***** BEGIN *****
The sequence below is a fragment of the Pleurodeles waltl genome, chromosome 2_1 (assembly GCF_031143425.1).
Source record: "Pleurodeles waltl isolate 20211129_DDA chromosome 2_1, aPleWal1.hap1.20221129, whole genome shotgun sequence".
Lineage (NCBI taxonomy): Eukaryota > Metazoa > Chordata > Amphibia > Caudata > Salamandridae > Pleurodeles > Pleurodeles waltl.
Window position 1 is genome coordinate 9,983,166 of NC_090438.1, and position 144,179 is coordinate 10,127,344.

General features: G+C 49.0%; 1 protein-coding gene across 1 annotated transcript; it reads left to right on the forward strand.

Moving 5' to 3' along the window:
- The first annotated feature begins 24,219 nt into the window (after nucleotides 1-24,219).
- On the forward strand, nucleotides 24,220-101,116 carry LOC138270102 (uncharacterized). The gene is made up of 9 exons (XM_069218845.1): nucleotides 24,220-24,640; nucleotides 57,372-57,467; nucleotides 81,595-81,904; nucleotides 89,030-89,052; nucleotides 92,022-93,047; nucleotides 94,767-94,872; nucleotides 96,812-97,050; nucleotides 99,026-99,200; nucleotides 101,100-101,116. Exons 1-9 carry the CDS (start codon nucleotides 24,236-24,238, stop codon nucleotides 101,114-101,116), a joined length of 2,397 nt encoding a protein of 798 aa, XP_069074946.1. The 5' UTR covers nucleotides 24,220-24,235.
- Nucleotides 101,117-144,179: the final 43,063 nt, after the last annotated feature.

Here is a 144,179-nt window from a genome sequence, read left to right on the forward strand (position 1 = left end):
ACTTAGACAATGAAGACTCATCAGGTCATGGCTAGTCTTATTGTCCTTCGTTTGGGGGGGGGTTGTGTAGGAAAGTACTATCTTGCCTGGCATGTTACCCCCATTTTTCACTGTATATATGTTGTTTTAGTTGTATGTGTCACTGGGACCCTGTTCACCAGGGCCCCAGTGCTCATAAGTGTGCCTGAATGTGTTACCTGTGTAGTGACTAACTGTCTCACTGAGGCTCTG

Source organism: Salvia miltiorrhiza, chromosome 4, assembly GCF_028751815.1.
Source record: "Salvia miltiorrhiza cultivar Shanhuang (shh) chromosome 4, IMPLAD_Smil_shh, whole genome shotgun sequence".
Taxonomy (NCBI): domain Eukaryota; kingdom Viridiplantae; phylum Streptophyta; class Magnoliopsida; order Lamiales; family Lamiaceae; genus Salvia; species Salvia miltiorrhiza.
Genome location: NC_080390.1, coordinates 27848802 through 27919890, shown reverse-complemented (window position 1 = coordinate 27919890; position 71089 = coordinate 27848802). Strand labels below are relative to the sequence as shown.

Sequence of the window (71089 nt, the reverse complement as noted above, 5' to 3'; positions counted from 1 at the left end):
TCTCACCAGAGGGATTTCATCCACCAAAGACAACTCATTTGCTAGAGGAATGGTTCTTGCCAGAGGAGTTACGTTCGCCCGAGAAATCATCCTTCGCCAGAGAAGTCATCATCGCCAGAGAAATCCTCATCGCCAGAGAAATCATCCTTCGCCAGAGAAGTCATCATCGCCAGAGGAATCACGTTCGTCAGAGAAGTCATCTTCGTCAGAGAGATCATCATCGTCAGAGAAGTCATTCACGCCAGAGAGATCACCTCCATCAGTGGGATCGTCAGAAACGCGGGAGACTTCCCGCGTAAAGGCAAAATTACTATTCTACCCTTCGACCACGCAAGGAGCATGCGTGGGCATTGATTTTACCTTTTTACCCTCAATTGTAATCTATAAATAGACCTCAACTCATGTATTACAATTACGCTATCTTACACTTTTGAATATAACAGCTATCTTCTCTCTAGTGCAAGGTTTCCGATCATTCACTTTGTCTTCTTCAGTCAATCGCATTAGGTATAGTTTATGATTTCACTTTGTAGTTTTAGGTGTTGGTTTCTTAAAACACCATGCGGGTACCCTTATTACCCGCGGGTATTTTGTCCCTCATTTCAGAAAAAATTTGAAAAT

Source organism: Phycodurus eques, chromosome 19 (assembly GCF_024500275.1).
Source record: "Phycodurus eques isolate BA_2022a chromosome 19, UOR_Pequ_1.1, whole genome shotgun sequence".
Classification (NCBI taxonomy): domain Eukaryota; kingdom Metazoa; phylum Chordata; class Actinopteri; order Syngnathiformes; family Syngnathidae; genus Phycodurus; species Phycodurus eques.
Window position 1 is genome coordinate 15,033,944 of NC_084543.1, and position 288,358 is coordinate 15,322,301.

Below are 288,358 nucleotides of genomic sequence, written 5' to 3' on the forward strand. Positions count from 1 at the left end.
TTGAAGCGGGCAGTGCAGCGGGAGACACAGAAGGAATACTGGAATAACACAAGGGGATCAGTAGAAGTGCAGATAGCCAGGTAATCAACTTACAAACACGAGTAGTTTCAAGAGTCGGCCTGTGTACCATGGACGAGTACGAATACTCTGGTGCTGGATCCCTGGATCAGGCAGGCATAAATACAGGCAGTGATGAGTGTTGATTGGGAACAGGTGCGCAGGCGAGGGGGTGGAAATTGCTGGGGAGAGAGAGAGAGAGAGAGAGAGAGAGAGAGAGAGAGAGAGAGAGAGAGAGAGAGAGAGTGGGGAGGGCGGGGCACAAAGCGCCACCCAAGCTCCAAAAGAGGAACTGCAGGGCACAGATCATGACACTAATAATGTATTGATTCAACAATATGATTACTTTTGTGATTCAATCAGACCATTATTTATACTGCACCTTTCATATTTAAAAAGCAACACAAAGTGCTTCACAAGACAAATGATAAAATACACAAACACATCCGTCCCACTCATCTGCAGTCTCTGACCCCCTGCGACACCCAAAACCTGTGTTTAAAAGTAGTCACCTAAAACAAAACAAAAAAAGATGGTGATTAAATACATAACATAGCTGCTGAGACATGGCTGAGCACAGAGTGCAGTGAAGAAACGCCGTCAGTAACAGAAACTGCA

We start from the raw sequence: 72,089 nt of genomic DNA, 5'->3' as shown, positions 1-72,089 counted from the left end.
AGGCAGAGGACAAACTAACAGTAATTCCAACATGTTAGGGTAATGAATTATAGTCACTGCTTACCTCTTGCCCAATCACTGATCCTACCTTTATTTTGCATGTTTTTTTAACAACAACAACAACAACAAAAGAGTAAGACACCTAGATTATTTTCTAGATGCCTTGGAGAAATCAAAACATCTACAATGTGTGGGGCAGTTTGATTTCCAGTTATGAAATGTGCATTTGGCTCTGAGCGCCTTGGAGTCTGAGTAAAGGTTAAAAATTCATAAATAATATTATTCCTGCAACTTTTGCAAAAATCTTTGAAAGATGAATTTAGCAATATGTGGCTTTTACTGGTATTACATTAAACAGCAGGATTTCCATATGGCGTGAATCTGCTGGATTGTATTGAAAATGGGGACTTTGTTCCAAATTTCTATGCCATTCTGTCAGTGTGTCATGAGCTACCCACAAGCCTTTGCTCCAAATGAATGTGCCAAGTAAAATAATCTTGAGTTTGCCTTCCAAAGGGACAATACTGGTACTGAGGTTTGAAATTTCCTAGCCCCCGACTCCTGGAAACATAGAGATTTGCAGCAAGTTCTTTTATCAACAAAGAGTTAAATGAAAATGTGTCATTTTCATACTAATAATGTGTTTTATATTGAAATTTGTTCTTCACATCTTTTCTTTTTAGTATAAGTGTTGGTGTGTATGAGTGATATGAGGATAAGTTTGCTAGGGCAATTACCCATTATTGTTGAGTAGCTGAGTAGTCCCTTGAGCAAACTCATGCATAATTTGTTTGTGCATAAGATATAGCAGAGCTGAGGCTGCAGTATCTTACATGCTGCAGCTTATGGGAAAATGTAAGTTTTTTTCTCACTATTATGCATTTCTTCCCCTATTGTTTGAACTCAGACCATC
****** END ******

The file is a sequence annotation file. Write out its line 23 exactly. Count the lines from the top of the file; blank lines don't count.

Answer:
TTGAAGCGGGCAGTGCAGCGGGAGACACAGAAGGAATACTGGAATAACACAAGGGGATCAGTAGAAGTGCAGATAGCCAGGTAATCAACTTACAAACACGAGTAGTTTCAAGAGTCGGCCTGTGTACCATGGACGAGTACGAATACTCTGGTGCTGGATCCCTGGATCAGGCAGGCATAAATACAGGCAGTGATGAGTGTTGATTGGGAACAGGTGCGCAGGCGAGGGGGTGGAAATTGCTGGGGAGAGAGAGAGAGAGAGAGAGAGAGAGAGAGAGAGAGAGAGAGAGAGAGAGAGAGAGAGTGGGGAGGGCGGGGCACAAAGCGCCACCCAAGCTCCAAAAGAGGAACTGCAGGGCACAGATCATGACACTAATAATGTATTGATTCAACAATATGATTACTTTTGTGATTCAATCAGACCATTATTTATACTGCACCTTTCATATTTAAAAAGCAACACAAAGTGCTTCACAAGACAAATGATAAAATACACAAACACATCCGTCCCACTCATCTGCAGTCTCTGACCCCCTGCGACACCCAAAACCTGTGTTTAAAAGTAGTCACCTAAAACAAAACAAAAAAAGATGGTGATTAAATACATAACATAGCTGCTGAGACATGGCTGAGCACAGAGTGCAGTGAAGAAACGCCGTCAGTAACAGAAACTGCA